One wonders can there be any poetic beauty in raindrops? Sandi Pray has given us a monoku weaving wonderful memories all about them. These raindrops are no longer existing, as temporary and as beautiful as life. In the poet’s keen observation, the raindrops fall, bubbles drip and drop and break, as beautiful as a colorful balloon bloats and blows, flies and lingers and bursts in poetic expression, for us readers to capture and enjoy. The poet records and leaves a choice for readers to recollect and record their thoughts on raindrops, especially those memories lost — could be lost lives, seasons gone, the beauties of spring and bloom – faintly lingering in his memory. Now my reaction is to wait for the rainy season and observe those rain drops…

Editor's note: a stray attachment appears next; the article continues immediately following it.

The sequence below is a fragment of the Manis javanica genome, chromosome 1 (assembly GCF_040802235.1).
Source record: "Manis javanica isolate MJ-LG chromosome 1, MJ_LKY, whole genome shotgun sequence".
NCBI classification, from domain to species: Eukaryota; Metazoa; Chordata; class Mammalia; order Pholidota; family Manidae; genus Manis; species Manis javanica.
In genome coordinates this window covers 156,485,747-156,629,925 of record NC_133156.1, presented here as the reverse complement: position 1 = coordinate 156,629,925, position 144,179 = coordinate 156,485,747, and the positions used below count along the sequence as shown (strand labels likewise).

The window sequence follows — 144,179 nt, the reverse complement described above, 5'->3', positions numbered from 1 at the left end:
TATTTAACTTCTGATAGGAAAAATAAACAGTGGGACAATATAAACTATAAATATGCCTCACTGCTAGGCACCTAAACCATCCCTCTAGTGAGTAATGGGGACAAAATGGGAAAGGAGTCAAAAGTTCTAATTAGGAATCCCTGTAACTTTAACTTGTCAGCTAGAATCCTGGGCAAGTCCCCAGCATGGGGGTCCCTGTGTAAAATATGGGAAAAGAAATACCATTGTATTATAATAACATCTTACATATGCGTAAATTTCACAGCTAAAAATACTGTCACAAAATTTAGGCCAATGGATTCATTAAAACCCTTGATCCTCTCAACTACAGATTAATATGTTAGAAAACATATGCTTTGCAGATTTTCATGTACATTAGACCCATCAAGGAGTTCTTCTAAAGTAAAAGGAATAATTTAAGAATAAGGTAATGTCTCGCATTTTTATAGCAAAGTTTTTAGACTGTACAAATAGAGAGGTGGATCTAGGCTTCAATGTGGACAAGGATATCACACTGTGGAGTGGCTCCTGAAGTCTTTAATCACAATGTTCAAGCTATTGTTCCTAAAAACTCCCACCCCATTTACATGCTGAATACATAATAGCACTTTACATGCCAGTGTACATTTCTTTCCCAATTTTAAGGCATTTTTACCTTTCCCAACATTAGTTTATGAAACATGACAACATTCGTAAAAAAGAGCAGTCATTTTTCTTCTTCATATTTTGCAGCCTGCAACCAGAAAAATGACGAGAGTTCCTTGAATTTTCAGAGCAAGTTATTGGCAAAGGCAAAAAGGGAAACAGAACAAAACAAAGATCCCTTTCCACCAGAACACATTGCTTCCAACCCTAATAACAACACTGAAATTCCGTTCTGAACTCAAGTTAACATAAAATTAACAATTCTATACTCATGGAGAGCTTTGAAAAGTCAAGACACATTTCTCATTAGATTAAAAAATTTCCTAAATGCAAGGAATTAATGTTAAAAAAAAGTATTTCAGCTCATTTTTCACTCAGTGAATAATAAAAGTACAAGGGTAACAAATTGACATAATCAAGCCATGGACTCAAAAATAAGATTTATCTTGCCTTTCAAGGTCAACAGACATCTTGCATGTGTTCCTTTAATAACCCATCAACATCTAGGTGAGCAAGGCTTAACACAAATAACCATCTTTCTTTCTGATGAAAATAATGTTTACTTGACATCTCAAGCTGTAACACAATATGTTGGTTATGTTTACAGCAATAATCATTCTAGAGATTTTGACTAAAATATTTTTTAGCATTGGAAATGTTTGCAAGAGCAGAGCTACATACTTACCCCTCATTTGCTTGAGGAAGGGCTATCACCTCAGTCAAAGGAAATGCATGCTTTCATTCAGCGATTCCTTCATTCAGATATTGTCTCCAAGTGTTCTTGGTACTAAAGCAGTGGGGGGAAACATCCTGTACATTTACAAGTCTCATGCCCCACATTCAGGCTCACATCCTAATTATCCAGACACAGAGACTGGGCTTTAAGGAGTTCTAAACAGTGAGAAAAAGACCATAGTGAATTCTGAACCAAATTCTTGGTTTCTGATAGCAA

Amoolya Kamalnath—becoming absorbed:

memories I’ve lost/especially raindrops is how I see the cut.

Though the first person is used in the ku, the poet’s ego isn’t intruding. The reader feels one with the poet and feels for the speaker. I like this verse just the way it is, but this is something I wondered about: placement of the definite article ‘the’ either before memories or immediately before raindrops, though it does seem unnecessary.